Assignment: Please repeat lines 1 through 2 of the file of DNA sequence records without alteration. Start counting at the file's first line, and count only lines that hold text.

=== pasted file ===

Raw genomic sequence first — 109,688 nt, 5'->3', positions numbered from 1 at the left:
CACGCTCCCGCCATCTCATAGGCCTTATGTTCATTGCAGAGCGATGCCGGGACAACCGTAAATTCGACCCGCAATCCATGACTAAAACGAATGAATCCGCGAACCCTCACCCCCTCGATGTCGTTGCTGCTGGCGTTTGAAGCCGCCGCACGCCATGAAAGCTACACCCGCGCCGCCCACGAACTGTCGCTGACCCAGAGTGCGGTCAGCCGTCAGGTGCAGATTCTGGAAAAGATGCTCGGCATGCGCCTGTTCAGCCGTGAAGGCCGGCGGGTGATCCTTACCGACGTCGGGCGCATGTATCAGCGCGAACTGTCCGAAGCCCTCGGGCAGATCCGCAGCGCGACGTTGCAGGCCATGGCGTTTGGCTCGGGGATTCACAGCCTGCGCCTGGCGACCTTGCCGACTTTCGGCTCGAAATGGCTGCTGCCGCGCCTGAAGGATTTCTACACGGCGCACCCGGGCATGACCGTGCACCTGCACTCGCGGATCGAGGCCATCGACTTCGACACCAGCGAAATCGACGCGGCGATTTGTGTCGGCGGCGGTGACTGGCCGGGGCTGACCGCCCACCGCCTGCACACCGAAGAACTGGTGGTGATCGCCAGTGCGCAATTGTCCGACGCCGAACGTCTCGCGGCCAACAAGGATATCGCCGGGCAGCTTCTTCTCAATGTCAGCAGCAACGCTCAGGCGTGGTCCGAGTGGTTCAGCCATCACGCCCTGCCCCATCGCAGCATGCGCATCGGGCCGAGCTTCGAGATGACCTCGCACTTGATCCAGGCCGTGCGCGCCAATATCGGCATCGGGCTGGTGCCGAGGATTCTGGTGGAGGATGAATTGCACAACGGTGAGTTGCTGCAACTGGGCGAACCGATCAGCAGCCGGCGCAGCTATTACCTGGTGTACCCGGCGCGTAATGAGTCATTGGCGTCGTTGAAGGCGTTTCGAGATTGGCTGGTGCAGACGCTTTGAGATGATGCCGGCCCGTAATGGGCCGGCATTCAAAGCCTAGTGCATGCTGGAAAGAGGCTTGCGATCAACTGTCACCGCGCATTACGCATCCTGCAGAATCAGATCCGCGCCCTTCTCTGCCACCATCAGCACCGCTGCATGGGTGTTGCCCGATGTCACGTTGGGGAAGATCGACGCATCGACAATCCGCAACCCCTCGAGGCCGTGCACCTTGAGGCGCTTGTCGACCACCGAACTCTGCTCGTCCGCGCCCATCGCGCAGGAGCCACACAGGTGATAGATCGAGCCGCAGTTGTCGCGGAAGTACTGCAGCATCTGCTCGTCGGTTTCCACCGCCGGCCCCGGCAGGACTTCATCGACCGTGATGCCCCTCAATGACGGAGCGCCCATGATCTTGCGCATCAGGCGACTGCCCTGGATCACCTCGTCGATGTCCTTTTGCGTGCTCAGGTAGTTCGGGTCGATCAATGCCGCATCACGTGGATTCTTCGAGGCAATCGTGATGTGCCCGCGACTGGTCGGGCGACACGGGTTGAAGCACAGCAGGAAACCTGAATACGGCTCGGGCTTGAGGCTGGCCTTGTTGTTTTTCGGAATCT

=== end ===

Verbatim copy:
Raw genomic sequence first — 109,688 nt, 5'->3', positions numbered from 1 at the left:
CACGCTCCCGCCATCTCATAGGCCTTATGTTCATTGCAGAGCGATGCCGGGACAACCGTAAATTCGACCCGCAATCCATGACTAAAACGAATGAATCCGCGAACCCTCACCCCCTCGATGTCGTTGCTGCTGGCGTTTGAAGCCGCCGCACGCCATGAAAGCTACACCCGCGCCGCCCACGAACTGTCGCTGACCCAGAGTGCGGTCAGCCGTCAGGTGCAGATTCTGGAAAAGATGCTCGGCATGCGCCTGTTCAGCCGTGAAGGCCGGCGGGTGATCCTTACCGACGTCGGGCGCATGTATCAGCGCGAACTGTCCGAAGCCCTCGGGCAGATCCGCAGCGCGACGTTGCAGGCCATGGCGTTTGGCTCGGGGATTCACAGCCTGCGCCTGGCGACCTTGCCGACTTTCGGCTCGAAATGGCTGCTGCCGCGCCTGAAGGATTTCTACACGGCGCACCCGGGCATGACCGTGCACCTGCACTCGCGGATCGAGGCCATCGACTTCGACACCAGCGAAATCGACGCGGCGATTTGTGTCGGCGGCGGTGACTGGCCGGGGCTGACCGCCCACCGCCTGCACACCGAAGAACTGGTGGTGATCGCCAGTGCGCAATTGTCCGACGCCGAACGTCTCGCGGCCAACAAGGATATCGCCGGGCAGCTTCTTCTCAATGTCAGCAGCAACGCTCAGGCGTGGTCCGAGTGGTTCAGCCATCACGCCCTGCCCCATCGCAGCATGCGCATCGGGCCGAGCTTCGAGATGACCTCGCACTTGATCCAGGCCGTGCGCGCCAATATCGGCATCGGGCTGGTGCCGAGGATTCTGGTGGAGGATGAATTGCACAACGGTGAGTTGCTGCAACTGGGCGAACCGATCAGCAGCCGGCGCAGCTATTACCTGGTGTACCCGGCGCGTAATGAGTCATTGGCGTCGTTGAAGGCGTTTCGAGATTGGCTGGTGCAGACGCTTTGAGATGATGCCGGCCCGTAATGGGCCGGCATTCAAAGCCTAGTGCATGCTGGAAAGAGGCTTGCGATCAACTGTCACCGCGCATTACGCATCCTGCAGAATCAGATCCGCGCCCTTCTCTGCCACCATCAGCACCGCTGCATGGGTGTTGCCCGATGTCACGTTGGGGAAGATCGACGCATCGACAATCCGCAACCCCTCGAGGCCGTGCACCTTGAGGCGCTTGTCGACCACCGAACTCTGCTCGTCCGCGCCCATCGCGCAGGAGCCACACAGGTGATAGATCGAGCCGCAGTTGTCGCGGAAGTACTGCAGCATCTGCTCGTCGGTTTCCACCGCCGGCCCCGGCAGGACTTCATCGACCGTGATGCCCCTCAATGACGGAGCGCCCATGATCTTGCGCATCAGGCGACTGCCCTGGATCACCTCGTCGATGTCCTTTTGCGTGCTCAGGTAGTTCGGGTCGATCAATGCCGCATCACGTGGATTCTTCGAGGCAATCGTGATGTGCCCGCGACTGGTCGGGCGACACGGGTTGAAGCACAGCAGGAAACCTGAATACGGCTCGGGCTTGAGGCTGGCCTTGTTGTTTTTCGGAATCT